6. CROWDING OUT: A crucial argument against Keynes is the Treasury View: Government investment will crowd out an equal amount of private investment. Government must borrow credit from the same market that private borrowers do. To the extent that Government succeeds in borrowing, private investors will fail in borrowing. This argument fails if the private sector expands the supply of credit in response to increased government demand for borrowing. Therefore the Treasury View is supplemented by two more pragmatic arguments. Second Treasury argument is based on extreme lags and inefficiencies in the governmental bureaucracies selection and launching of major public works projects. Such lags could mean that a intended counter-cyclical investment could be delayed so long as to become pro-cyclical.
7. PRACTICAL PROBLEMS WITH PUBLIC WORKS: There were other practical, pragmatic aspects to the Treasury View, that governments cannot or should not spend their way out of a recession. To avoid the lags in fiscal policy, one needs “shovel-ready” projects to finance. One of the most interesting quotes from Ferguson in this regard is:
cash-strapped local governments would cut back on their spending in response to increased central government spending in their areas. … Herbert Hoover, contrary to the image which he has acquired as a consequence of not being FDR, did not cut American federal government spending in response to the Depression, rather he increased it dramatically. … His first policy efforts involved spending federal money on shovel-ready public works projects, meaning projects which were already well into the planning stages and which needed only to have their commencement dates brought forward. In addition to finding that there weren’t anything like as many shovel-ready projects as he had hoped, Hoover found that state governments, whose own revenues were severely stressed by the Depression, responded to inflows of federal money by cutting their own relief spending, and moving to balance their budgets. (Many years later, officials from Franklin Roosevelt’s administration acknowledged that the bits of the New Deal which had actually worked were the bits they had simply taken over from Hoover. By then, though, Hoover’s reputation was pretty much beyond repair.)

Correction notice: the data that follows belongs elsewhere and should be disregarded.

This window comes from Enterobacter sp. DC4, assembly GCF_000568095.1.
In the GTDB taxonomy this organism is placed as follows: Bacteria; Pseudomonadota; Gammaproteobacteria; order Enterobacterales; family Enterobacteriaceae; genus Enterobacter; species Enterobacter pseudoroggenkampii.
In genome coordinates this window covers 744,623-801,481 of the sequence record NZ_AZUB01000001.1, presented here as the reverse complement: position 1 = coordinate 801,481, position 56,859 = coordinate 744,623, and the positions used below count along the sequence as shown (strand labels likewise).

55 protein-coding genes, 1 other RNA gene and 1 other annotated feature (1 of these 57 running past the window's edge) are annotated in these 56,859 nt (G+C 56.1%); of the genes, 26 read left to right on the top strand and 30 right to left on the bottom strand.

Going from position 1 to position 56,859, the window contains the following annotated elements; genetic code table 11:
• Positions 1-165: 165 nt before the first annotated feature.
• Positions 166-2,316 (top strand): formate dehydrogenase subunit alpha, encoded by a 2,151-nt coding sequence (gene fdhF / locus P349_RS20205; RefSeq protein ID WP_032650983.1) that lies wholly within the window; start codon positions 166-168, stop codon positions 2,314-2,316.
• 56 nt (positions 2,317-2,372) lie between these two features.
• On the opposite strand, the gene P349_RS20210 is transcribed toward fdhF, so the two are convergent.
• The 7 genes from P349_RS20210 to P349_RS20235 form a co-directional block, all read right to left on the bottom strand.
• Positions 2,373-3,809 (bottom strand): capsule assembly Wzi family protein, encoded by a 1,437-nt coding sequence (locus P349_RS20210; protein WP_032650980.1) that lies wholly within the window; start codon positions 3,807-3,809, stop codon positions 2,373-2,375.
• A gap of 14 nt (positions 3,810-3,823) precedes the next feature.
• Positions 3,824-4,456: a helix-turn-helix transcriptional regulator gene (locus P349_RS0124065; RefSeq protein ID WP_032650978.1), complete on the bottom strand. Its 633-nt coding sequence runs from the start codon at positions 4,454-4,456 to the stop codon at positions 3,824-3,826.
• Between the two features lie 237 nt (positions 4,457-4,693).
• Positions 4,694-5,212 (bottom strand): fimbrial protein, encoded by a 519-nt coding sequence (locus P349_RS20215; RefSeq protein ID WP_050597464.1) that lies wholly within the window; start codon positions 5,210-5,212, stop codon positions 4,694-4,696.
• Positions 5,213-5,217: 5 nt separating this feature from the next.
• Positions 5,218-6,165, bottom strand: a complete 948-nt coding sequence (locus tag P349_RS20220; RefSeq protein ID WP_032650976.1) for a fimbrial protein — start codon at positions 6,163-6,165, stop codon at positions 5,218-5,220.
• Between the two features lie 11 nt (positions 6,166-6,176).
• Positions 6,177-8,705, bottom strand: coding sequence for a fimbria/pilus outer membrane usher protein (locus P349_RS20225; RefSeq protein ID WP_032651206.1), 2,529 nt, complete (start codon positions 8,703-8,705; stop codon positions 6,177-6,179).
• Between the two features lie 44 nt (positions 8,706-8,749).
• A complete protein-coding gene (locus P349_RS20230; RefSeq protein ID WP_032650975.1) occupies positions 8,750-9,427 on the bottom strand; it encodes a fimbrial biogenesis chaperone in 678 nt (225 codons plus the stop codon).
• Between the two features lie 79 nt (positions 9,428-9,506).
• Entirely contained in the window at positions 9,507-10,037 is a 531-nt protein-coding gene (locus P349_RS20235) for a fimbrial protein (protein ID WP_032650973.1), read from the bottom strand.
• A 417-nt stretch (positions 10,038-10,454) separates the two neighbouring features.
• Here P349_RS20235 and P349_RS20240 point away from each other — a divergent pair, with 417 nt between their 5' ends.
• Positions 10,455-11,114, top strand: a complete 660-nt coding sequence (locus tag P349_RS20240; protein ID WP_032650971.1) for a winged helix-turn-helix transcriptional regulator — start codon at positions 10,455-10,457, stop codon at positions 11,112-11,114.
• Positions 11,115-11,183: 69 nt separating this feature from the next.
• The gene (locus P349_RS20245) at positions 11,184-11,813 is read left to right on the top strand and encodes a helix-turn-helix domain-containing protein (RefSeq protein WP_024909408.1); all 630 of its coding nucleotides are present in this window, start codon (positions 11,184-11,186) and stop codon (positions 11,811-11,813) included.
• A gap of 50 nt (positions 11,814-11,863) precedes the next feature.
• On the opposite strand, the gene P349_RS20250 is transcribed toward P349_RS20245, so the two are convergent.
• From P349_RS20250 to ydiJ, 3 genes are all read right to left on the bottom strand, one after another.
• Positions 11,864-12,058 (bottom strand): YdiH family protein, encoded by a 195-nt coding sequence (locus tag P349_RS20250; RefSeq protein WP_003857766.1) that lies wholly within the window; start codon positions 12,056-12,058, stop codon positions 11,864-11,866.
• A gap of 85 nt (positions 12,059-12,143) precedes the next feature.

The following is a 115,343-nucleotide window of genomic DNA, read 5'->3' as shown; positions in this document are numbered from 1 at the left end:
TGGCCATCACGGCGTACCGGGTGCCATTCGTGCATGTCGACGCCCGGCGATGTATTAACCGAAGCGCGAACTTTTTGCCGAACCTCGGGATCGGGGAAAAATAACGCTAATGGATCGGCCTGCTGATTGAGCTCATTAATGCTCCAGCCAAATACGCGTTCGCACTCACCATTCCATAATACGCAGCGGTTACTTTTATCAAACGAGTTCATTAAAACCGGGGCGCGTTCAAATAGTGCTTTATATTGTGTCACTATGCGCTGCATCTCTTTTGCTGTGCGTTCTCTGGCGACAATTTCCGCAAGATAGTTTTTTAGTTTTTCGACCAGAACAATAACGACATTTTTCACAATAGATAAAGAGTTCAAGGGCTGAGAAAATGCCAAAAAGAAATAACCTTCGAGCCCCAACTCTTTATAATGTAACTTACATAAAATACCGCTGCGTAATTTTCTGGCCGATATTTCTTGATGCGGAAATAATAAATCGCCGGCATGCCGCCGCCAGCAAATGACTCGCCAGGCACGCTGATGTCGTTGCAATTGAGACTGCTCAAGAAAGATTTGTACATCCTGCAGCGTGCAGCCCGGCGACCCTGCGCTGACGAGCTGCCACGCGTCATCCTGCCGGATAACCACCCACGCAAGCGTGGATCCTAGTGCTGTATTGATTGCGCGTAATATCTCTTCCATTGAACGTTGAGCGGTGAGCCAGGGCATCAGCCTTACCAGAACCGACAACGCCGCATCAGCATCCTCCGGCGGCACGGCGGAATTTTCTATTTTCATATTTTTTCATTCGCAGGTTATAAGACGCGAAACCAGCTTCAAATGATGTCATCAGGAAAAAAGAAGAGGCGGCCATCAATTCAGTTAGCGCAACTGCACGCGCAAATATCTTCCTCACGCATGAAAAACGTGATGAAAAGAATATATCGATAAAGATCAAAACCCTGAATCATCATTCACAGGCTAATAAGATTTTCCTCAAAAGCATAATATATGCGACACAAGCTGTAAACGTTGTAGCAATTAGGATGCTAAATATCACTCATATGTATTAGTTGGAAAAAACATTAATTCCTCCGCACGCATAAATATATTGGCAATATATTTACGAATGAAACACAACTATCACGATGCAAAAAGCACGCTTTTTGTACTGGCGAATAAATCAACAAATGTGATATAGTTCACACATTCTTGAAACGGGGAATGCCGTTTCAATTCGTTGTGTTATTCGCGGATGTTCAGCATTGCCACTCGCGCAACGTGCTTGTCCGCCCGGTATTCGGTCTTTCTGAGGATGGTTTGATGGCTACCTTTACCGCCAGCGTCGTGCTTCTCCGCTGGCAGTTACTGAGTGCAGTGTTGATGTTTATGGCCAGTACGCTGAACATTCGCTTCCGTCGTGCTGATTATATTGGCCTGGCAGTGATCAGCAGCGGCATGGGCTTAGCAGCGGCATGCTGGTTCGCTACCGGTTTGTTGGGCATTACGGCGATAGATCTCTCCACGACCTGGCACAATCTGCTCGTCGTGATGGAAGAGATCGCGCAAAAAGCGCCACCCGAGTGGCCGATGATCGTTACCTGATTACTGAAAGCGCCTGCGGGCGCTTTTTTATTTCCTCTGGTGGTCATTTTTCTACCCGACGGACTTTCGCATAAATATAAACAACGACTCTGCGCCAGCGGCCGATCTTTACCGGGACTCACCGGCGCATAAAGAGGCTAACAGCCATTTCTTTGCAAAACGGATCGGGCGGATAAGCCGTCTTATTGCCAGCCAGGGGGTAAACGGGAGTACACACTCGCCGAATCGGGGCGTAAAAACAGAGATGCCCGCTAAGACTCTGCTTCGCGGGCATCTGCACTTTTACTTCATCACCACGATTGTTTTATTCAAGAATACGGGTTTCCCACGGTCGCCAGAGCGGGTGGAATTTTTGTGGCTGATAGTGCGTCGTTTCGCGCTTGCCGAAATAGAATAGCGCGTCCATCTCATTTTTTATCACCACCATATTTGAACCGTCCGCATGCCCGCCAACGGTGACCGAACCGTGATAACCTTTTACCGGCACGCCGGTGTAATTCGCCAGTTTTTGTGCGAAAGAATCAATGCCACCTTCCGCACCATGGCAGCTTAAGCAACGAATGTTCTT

8. GOOD GOVERNANCE: Another very serious pragmatic Treasury concern was that Keynesian policy would lead to irresponsible excessive spending by politicians.